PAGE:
UK’s first coal mine for 30 years faces legal challenge

Article by Amanda Jasi

William Joshua Templeton /
Extinction Rebellion protest Michael Gove’s decision outside the Department of Levelling Up, London, on 18 January

FRIENDS of the Earth has filed a legal challenge in the UK’s High Court against the government’s approval of the country’s first coal mine in 30 years. The approval sparked widespread climate concerns and doubts have been raised about an apparent lack of demand from the steel industry it is intended to serve.

Approval of the mine was announced in December, as Michael Gove, secretary of state for levelling up, agreed with the Planning Inspectorate’s recommendation, allowing the development to commence within the next three years. Yet it faces stiff opposition.

Announcing the environmental campaign group’s intent to file a challenge, lawyer at Friends of the Earth Niall Toru said: “By giving the go-ahead to this polluting and totally unnecessary coal mine the government has not only made the wrong decision for our economy and the climate, we believe it has also acted unlawfully … [It] has failed to account for the significant climate impacts of this mine, or how the much-needed move to green steelmaking will be impacted by its approval.

“With the world facing a climate emergency, we shouldn’t have to take this challenge to court. Any sensible government should be choosing to leave coal in the ground, and accelerating the transition to a safe, clean, and sustainable future.”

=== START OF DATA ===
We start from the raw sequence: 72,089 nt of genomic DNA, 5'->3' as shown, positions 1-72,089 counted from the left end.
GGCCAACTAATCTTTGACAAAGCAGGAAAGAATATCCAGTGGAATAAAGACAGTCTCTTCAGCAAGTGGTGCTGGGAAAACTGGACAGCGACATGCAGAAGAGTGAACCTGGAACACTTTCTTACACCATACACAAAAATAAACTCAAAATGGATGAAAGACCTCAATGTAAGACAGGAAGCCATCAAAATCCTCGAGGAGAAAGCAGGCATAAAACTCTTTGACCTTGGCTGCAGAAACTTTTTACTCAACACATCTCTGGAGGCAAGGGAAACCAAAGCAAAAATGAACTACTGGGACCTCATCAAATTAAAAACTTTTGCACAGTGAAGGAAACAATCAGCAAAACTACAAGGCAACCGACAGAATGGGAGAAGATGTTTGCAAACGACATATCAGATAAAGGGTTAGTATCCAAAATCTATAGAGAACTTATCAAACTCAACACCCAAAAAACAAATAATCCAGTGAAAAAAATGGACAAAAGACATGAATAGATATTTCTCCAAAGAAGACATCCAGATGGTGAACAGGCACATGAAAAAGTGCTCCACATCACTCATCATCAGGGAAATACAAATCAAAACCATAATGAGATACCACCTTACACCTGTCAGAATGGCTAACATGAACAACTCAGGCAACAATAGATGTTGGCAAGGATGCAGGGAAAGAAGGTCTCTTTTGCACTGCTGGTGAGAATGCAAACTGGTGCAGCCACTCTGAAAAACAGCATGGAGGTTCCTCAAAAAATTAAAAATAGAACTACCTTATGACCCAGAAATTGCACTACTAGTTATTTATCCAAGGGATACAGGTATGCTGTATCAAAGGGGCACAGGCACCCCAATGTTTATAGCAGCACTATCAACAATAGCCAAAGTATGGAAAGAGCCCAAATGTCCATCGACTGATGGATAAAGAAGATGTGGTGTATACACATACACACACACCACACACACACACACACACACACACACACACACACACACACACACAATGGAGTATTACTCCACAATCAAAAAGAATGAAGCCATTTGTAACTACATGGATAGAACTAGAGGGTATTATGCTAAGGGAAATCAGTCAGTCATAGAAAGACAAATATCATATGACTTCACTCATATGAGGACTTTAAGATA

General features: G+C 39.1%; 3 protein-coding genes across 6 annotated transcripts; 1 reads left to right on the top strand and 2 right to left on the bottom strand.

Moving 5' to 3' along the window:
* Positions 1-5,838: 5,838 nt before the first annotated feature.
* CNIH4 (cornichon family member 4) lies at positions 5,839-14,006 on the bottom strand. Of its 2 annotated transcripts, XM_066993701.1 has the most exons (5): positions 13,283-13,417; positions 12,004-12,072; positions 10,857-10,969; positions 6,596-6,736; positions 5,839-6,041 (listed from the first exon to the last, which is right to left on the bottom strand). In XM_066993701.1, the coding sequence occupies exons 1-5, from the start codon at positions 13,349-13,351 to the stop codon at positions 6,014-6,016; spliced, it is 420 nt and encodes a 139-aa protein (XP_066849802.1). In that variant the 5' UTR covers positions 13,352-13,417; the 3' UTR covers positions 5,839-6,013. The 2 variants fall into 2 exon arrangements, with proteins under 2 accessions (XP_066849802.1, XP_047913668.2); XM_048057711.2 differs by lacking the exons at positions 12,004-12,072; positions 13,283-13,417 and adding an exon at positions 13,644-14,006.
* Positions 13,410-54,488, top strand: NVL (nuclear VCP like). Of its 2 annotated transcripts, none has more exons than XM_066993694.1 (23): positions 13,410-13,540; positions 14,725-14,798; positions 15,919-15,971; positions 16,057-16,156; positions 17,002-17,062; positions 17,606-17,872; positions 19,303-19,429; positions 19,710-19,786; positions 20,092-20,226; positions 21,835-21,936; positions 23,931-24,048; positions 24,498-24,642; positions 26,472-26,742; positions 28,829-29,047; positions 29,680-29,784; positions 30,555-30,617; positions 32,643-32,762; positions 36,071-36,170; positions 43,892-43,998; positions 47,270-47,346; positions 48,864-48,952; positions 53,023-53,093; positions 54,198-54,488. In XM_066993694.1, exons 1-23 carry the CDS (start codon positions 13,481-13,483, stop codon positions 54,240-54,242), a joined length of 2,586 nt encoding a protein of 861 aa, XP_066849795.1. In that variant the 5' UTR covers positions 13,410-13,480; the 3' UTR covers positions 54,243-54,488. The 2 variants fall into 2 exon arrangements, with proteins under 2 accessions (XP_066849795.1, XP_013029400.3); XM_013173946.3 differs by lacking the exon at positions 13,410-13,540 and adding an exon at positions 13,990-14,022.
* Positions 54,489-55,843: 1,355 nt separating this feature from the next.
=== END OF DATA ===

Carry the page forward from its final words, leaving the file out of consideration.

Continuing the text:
Proponents of the mine have pointed to the 500 jobs the project is expected to create. Friends of the Earth argues that just as many jobs could be created through a home insulation programme that would simultaneously reduce emissions, lower bills, and warm homes.

Tony Bosworth, Friends of the Earth campaigner, added: “The people of West Cumbria have been badly let down by years of government under-investment. Long-term, sustainable jobs are desperately wanted and needed […] West Cumbria should be at the forefront of the transition to a green economy that would see the UK leading the way towards a zero-carbon future.”

The £165m (US$201.8m) Whitehaven mine project was originally approved in 2019. In early 2021, ahead of COP26, the UK government suspended approval as it prepared to take on the presidency of the climate conference.

The mine, which will primarily serve the steel industry, will produce 2.8m t/y of coking coal with 360,000 t/y expected to supply the UK steel sector. Operations are to end no later than 2049, just ahead of the UK’s 2050 net zero target date. Over a 25-year operational life, West Cumbria Mining’s (WCM) project is expected to emit about 1.9m t/y CO2e for a “likely mitigated scenario”. In the document published outlining the decision to approve the mine, the levelling up department concludes that accounting for mitigation, the development’s greenhouse gas emissions will be “relatively neutral, and not significant”.

Legal grounds

Friends of the Earth has filed its challenge on four grounds including the impact the mine will have on the nation’s sixth carbon budget, which covers 2033–2037. While West Cumbria Mining is required to buy international offsets for residual emissions from the mine, Friends of the Earth argues that the minister who approved the project made the “wrong and unlawful” conclusion that this will allow the mine to be net zero within the budget when such offsets do not count to the budget.

The group is also challenging on the ground that approving a coal mine as the country makes claims towards climate leadership will undermine its reputation and ability to influence others, as well as set a bad precedent for others to follow.